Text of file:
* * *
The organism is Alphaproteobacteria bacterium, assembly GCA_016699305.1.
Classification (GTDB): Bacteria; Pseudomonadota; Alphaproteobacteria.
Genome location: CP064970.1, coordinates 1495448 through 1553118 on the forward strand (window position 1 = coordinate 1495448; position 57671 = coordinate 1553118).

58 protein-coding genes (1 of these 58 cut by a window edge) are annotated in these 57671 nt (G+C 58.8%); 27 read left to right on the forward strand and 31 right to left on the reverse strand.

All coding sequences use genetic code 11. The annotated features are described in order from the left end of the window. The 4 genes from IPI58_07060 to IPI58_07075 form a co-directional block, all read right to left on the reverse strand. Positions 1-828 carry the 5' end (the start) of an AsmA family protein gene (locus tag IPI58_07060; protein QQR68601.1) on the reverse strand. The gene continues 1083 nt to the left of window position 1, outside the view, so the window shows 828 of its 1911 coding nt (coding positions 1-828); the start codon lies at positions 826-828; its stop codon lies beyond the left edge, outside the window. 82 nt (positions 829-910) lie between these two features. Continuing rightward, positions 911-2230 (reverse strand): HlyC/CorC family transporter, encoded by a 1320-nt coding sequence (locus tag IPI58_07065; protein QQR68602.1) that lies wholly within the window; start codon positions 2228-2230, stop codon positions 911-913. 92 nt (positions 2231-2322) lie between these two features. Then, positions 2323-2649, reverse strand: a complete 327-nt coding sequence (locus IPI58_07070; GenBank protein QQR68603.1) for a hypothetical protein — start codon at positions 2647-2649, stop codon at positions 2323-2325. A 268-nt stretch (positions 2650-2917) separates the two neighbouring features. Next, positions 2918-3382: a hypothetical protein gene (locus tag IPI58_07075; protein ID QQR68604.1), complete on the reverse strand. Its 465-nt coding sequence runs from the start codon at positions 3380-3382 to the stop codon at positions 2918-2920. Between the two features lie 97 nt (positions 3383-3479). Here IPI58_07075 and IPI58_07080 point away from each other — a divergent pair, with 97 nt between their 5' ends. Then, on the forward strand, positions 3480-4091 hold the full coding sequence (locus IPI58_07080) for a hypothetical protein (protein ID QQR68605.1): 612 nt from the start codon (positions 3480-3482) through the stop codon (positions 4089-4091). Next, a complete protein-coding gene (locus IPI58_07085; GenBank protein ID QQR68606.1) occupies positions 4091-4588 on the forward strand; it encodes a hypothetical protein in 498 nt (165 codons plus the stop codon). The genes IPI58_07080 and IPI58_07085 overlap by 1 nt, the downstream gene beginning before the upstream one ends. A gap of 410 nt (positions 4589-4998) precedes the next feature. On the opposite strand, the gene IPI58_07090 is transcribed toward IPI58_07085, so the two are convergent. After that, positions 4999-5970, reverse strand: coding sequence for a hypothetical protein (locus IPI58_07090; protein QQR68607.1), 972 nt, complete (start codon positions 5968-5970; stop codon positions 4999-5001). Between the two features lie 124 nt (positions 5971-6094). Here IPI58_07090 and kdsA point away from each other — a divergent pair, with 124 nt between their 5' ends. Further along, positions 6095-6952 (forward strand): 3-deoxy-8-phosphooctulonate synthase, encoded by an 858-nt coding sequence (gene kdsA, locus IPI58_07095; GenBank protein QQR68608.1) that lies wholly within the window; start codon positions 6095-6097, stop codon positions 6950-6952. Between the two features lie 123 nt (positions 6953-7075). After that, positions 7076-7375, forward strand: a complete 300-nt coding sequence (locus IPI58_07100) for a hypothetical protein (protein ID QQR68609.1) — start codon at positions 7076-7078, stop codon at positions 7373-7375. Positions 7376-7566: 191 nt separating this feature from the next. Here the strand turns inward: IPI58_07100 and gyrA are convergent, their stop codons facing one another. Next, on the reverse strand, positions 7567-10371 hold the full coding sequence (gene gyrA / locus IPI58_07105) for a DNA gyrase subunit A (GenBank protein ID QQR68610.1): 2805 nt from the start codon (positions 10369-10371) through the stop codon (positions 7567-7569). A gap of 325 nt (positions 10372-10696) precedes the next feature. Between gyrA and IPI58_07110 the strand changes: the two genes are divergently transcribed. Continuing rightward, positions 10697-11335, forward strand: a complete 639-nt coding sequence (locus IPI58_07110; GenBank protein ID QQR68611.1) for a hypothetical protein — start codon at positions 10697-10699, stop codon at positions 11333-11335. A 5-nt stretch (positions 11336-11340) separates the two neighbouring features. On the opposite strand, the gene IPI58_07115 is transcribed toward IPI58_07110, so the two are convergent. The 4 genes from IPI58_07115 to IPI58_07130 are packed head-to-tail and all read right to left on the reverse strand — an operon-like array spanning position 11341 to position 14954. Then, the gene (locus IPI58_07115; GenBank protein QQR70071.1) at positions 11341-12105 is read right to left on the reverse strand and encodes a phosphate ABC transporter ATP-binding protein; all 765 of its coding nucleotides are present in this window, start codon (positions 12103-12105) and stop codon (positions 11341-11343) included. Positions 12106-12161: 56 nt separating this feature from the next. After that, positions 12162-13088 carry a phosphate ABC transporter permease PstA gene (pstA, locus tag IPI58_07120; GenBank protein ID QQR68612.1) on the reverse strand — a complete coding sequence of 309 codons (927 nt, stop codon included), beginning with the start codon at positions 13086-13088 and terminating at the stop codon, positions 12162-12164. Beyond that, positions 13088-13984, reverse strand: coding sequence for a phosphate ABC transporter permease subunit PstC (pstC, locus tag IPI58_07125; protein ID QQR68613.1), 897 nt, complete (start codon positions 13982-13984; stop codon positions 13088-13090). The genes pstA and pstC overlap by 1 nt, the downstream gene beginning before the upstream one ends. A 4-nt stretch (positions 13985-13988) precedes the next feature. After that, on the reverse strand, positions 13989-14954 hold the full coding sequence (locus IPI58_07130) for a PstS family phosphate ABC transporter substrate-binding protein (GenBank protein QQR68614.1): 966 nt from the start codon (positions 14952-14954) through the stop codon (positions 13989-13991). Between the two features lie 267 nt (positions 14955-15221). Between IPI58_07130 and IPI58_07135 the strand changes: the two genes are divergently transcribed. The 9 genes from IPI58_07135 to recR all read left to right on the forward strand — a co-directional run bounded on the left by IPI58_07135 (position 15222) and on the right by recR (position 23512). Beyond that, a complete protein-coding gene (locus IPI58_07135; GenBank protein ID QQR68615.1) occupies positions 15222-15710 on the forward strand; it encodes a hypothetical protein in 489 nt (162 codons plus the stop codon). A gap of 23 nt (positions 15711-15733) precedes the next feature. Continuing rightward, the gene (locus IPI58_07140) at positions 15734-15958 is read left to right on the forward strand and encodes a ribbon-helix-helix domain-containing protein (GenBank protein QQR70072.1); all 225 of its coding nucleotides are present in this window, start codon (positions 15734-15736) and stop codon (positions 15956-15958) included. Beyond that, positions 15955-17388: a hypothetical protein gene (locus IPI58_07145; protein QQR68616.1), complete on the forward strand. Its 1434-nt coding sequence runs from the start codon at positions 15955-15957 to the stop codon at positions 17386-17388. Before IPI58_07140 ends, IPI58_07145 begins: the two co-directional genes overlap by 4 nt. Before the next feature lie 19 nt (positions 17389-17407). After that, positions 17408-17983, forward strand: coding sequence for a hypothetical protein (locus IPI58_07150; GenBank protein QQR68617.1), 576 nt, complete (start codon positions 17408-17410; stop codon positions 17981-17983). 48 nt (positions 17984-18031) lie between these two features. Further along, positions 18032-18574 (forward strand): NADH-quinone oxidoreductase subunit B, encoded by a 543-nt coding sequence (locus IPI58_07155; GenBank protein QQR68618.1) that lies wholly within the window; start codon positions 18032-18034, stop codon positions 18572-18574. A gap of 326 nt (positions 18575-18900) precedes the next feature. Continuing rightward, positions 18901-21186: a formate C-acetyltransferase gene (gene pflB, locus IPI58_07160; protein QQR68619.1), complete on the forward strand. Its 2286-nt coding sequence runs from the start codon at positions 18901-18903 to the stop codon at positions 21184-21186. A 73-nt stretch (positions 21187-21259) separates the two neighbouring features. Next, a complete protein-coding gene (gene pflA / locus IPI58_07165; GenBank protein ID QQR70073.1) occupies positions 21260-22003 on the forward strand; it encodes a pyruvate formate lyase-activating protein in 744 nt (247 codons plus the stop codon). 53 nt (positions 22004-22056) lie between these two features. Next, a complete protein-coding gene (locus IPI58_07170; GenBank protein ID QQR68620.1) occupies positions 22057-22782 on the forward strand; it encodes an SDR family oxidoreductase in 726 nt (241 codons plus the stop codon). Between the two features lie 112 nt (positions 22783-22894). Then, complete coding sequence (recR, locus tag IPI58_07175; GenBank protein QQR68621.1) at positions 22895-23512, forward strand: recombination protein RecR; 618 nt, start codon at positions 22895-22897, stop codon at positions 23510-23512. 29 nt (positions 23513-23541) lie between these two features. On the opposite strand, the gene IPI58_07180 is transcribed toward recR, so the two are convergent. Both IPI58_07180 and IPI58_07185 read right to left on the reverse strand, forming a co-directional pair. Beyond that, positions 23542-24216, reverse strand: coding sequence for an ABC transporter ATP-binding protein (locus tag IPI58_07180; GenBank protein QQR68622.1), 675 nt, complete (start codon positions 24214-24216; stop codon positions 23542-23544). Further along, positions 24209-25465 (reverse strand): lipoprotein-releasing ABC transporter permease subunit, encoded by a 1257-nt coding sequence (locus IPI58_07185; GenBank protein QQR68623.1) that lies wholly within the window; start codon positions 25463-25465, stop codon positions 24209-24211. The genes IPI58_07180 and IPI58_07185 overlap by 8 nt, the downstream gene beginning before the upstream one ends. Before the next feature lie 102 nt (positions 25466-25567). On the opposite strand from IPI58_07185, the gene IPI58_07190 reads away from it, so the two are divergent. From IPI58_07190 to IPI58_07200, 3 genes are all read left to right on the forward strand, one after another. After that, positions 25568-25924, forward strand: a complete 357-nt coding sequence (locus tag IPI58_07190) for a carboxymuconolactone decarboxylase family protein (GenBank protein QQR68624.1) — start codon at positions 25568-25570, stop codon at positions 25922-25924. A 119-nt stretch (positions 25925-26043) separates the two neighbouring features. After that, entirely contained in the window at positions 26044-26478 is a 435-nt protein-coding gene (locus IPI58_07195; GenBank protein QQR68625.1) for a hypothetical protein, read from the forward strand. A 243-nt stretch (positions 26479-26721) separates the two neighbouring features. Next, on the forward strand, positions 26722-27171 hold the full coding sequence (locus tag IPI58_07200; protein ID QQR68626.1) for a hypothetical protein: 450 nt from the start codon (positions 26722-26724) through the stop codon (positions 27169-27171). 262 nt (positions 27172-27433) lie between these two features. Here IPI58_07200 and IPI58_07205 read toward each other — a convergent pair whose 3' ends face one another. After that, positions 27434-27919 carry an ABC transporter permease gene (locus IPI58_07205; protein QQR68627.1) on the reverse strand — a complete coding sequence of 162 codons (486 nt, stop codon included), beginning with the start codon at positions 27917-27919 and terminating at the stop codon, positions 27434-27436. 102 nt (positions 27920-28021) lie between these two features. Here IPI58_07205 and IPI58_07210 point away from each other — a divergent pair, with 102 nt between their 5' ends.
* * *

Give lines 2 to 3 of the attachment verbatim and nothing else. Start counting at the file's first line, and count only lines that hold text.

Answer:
Classification (GTDB): Bacteria; Pseudomonadota; Alphaproteobacteria.
Genome location: CP064970.1, coordinates 1495448 through 1553118 on the forward strand (window position 1 = coordinate 1495448; position 57671 = coordinate 1553118).